It is no surprise that Christmas brings out the inner curmudgeon as surely as it brings out the inner child. Most of the year, I cultivate a certain, shall we say, gay curmudgeon in myself. But I stow it away come Christmastime. Others find Christmas to be the ideal season during which to display their humbuggery, taking ample opportunity to guffaw and harrumph.
The greatest of the humbuggers is, of course, Scrooge. And in Scrooge we find a proof of my thesis here because his story is the central myth of the Victorian Christmas as we know, remember, and practice it. (Both this year and last, my friend Roy took me to the American Conservatory Theater's exquisite performance of "A Christmas Carol." If you live in San Francisco, by all means make plans to see it!) In other words, is it not curious that this great Christmas story addresses humbuggery, even if humbuggery meets its match.
Humbuggery, then, is as much Christmas as sleigh bells and wassail. But, the humbugger is not even so much our alter ego as our familiar. He participates with us as we play our Christmas games. He searches Christmas out so as to have a venue to humbugger. The twinkle of lights inspires him as it does us. And, most importantly, he understands and believes that behind Christmas is something greater than what stands before us.
Modern humbuggers often ramble on about the commercialization of Christmas. Of course, they would equally rail against the commercialization of life itself in a larger sense, but that would undermine the special holiday pleasure of taking Santa Claus's name in vain. Modern humbuggers often snicker at all the lights and sweetmeats and specificities of Christmas, averring that it is all hollow or meaningless. But they too line up, demanding, "We all want our figgie pudding" just as do dedicated Christmas sprites.
Because humbuggers merely celebrate the season of warmth and giving in a different fashion ... and we must give them the same courtesy and acceptance as we give all the various Christmastime celebrations. Let them grumble by the raging fire, and pass them another mug of wassail.
Now, some will say that they truly hate Christmas, perhaps because of some childhood trauma, or because they despise what they see as its phoniness, or because the season as we presently enjoy it devotes insufficient time to religion or ideology.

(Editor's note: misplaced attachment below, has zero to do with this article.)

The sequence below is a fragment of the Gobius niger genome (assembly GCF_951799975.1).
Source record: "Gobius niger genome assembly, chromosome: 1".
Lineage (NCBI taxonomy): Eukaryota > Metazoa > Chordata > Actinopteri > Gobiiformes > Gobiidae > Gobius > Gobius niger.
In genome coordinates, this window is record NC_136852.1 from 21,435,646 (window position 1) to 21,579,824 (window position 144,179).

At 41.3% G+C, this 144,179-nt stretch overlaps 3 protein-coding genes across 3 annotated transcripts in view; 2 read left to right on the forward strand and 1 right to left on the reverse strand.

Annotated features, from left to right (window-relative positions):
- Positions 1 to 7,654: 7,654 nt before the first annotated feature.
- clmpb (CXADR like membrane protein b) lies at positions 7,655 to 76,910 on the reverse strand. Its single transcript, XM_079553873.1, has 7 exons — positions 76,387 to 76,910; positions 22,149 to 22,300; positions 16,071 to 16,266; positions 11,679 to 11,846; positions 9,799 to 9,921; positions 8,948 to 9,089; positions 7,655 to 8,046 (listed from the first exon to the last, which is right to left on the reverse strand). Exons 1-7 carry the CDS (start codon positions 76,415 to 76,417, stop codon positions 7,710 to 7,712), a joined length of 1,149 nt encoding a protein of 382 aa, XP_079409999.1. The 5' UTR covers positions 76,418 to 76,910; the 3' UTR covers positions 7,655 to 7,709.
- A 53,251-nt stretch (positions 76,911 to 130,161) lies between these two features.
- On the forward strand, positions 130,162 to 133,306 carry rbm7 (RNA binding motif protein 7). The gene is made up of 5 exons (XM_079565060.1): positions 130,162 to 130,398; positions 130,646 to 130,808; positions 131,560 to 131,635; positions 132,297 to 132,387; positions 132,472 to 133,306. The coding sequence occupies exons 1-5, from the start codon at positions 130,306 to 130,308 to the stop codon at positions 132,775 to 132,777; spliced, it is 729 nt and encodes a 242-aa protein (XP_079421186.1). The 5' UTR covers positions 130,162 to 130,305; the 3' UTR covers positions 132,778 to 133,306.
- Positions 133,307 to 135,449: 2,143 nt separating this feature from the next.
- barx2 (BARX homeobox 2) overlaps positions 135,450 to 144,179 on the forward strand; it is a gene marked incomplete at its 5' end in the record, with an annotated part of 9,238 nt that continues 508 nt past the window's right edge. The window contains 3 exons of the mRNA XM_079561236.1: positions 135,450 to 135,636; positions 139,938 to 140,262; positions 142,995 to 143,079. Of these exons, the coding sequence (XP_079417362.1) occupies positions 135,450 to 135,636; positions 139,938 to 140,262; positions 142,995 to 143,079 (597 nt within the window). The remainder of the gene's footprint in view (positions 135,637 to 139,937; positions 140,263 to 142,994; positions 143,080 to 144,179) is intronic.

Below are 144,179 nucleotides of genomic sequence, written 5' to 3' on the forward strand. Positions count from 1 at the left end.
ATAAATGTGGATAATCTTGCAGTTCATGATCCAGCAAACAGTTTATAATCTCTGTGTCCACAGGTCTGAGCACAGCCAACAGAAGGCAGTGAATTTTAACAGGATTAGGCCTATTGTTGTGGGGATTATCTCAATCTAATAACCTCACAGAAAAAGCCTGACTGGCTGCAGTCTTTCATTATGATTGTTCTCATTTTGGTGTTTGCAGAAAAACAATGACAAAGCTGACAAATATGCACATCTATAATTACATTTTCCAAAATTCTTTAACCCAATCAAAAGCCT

There are two arguments we can make here. The first is that this is a season whose very message transcends the specific religion or ideology or practice to become a greater reflection upon the qualities which draw us together, which make us better people. That this celebration is associated with a specific tradition or culture is no surprise, nor should it be. Surely it is a great social good that we carve out a season of the year to remind ourselves directly that there are greater goods and larger purposes, that goodwill is a facet of human being to be cultivated. The humdrum of our everyday lives does not provide the same collective venue as a designated season for higher reflection. So we use the opportunity of an ancient, syncretic tradition to remind ourselves of the currents of warmth and kindness that course through even the Scroogiest of us all.
The second argument, not unconnected to the first, is that all is not what it seems. We might say that the phoniness of Christmas masks its inevitable ability to inspire. We might say that the bright lights enable the Scrooge to contemplate human kindness while attention is focused elsewhere. We might say that the "phony" displacement of attention from the intractable problems of this terrible species to which we belong enables reflection otherwise unattainable. We might just say simply that a pause for joy is good for you, so take your medicine whether you like it or not.
Which, I think brings us back to poor Scrooge. He was cured of his humbuggery by ghosts who scared him into jolliness. We often think of poor Tiny Tim, or the efficacy of ghosts, or even the terrible effects of the promise of inevitable death. But I say, think back on Scrooge. Were not the ghosts creations of his own mind? Did he not reflect upon his own life, his own choices and the effects of those choices on those around him? Did he not find Christmas within?
So Scrooge is just like our putative humbugger ... a man of goodwill and joy unwilling for whatever reasons to express those qualities in the very season which epitomizes them. So the next time your mean Uncle Al or your surly Aunt Bess grouses at all the trouble, hand them a glass of Christmas ale with a smile and a pat on the back.
And say this: Merry Christmas to all
and to all a good night.